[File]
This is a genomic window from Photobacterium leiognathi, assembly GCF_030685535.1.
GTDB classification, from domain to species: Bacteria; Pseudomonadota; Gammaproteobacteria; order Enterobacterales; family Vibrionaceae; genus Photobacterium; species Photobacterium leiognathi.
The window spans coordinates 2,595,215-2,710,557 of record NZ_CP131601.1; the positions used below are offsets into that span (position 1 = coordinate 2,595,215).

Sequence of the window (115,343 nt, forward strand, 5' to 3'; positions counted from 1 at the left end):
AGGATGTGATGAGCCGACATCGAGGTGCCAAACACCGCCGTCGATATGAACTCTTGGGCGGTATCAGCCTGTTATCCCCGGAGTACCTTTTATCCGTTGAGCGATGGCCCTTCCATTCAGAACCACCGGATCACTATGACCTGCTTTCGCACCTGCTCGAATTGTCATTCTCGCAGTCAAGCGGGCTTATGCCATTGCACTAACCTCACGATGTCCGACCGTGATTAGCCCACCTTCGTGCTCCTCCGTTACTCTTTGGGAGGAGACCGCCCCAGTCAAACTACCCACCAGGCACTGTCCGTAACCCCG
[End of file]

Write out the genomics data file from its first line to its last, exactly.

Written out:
This is a genomic window from Photobacterium leiognathi, assembly GCF_030685535.1.
GTDB classification, from domain to species: Bacteria; Pseudomonadota; Gammaproteobacteria; order Enterobacterales; family Vibrionaceae; genus Photobacterium; species Photobacterium leiognathi.
The window spans coordinates 2,595,215-2,710,557 of record NZ_CP131601.1; the positions used below are offsets into that span (position 1 = coordinate 2,595,215).

Sequence of the window (115,343 nt, forward strand, 5' to 3'; positions counted from 1 at the left end):
AGGATGTGATGAGCCGACATCGAGGTGCCAAACACCGCCGTCGATATGAACTCTTGGGCGGTATCAGCCTGTTATCCCCGGAGTACCTTTTATCCGTTGAGCGATGGCCCTTCCATTCAGAACCACCGGATCACTATGACCTGCTTTCGCACCTGCTCGAATTGTCATTCTCGCAGTCAAGCGGGCTTATGCCATTGCACTAACCTCACGATGTCCGACCGTGATTAGCCCACCTTCGTGCTCCTCCGTTACTCTTTGGGAGGAGACCGCCCCAGTCAAACTACCCACCAGGCACTGTCCGTAACCCCG